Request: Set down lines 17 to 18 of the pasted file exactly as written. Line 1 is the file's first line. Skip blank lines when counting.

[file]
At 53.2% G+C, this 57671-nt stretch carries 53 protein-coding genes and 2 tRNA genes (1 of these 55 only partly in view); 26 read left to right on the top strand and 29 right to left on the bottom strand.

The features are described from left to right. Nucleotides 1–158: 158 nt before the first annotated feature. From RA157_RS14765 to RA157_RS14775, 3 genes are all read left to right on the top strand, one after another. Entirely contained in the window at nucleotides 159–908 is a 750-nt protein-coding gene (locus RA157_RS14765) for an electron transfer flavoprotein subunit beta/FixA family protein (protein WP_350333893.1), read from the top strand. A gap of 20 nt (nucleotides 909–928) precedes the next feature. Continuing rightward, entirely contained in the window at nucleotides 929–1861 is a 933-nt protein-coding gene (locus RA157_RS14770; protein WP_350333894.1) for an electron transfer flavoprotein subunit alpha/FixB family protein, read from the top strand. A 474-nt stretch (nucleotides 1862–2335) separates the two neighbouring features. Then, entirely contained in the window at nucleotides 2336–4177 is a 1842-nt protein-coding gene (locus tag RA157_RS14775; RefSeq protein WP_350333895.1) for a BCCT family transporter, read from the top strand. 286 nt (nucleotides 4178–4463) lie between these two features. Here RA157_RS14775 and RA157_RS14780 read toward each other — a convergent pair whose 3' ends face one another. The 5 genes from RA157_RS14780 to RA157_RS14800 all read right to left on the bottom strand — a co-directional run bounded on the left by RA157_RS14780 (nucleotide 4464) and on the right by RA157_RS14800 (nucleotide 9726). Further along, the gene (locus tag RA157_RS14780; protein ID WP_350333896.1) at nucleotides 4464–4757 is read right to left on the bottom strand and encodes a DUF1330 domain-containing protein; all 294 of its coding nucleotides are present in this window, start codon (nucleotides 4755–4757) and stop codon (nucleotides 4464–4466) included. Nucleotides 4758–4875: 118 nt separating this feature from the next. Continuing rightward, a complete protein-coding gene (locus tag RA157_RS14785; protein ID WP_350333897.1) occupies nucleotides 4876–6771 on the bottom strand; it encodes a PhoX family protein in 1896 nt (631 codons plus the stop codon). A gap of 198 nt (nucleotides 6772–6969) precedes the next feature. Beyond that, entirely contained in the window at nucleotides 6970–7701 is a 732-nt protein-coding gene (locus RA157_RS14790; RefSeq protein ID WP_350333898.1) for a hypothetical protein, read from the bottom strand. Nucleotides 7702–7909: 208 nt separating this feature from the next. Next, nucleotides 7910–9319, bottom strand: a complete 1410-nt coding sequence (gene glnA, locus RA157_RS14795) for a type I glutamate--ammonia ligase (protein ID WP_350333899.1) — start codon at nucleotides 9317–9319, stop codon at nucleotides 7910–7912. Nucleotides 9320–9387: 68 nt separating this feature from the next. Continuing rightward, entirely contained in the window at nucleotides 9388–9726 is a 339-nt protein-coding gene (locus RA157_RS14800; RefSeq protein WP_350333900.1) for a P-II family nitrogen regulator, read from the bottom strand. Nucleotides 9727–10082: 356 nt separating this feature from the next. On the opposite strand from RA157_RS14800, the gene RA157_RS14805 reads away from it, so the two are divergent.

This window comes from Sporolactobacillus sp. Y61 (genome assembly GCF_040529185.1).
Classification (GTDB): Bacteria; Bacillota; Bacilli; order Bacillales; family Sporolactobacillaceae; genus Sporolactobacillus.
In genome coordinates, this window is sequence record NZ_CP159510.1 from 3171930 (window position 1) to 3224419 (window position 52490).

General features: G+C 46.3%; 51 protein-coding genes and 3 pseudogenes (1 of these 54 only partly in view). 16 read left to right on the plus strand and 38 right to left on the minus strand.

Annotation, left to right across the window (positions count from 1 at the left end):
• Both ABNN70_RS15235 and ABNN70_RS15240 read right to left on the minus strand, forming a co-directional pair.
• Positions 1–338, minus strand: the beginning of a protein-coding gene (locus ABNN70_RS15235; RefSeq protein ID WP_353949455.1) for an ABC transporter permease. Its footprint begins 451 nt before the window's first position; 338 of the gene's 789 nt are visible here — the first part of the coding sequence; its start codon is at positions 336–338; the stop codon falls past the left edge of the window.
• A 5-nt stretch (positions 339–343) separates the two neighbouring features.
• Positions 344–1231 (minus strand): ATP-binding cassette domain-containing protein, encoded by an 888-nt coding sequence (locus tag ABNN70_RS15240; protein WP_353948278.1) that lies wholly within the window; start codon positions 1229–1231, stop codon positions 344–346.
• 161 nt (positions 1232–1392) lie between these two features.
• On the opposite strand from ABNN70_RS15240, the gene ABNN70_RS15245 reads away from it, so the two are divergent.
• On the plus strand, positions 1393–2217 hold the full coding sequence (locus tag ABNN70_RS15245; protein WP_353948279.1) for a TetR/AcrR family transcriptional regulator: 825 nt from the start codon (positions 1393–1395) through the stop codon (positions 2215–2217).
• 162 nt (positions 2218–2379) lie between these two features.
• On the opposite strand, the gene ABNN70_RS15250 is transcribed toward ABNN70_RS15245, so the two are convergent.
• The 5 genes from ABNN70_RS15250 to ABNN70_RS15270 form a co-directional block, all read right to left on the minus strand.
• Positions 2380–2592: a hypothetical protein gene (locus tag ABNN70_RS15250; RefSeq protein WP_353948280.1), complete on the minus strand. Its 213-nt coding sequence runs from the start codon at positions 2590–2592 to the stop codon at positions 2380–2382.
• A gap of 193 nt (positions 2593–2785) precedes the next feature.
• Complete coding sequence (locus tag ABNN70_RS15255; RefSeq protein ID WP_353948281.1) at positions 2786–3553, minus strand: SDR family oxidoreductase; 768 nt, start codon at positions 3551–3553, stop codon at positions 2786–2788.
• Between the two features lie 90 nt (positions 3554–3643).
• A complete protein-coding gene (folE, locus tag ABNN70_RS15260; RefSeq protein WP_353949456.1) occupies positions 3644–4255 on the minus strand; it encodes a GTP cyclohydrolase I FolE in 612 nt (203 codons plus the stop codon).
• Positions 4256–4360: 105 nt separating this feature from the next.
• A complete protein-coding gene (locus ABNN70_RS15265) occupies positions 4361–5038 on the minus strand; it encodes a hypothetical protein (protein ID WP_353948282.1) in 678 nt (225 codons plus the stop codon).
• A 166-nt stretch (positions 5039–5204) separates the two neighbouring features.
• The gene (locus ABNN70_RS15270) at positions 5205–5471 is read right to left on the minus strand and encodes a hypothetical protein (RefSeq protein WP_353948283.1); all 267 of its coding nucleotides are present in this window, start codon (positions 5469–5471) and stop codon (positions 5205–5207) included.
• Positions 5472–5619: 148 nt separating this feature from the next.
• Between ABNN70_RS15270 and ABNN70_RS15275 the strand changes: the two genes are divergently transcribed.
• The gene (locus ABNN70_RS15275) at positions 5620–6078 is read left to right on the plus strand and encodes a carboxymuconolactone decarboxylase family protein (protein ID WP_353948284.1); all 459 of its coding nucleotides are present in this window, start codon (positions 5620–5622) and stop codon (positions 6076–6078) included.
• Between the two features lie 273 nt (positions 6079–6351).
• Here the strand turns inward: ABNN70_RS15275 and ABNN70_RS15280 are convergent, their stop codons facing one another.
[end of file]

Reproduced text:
• The 5 genes from ABNN70_RS15250 to ABNN70_RS15270 form a co-directional block, all read right to left on the minus strand.
• Positions 2380–2592: a hypothetical protein gene (locus tag ABNN70_RS15250; RefSeq protein WP_353948280.1), complete on the minus strand. Its 213-nt coding sequence runs from the start codon at positions 2590–2592 to the stop codon at positions 2380–2382.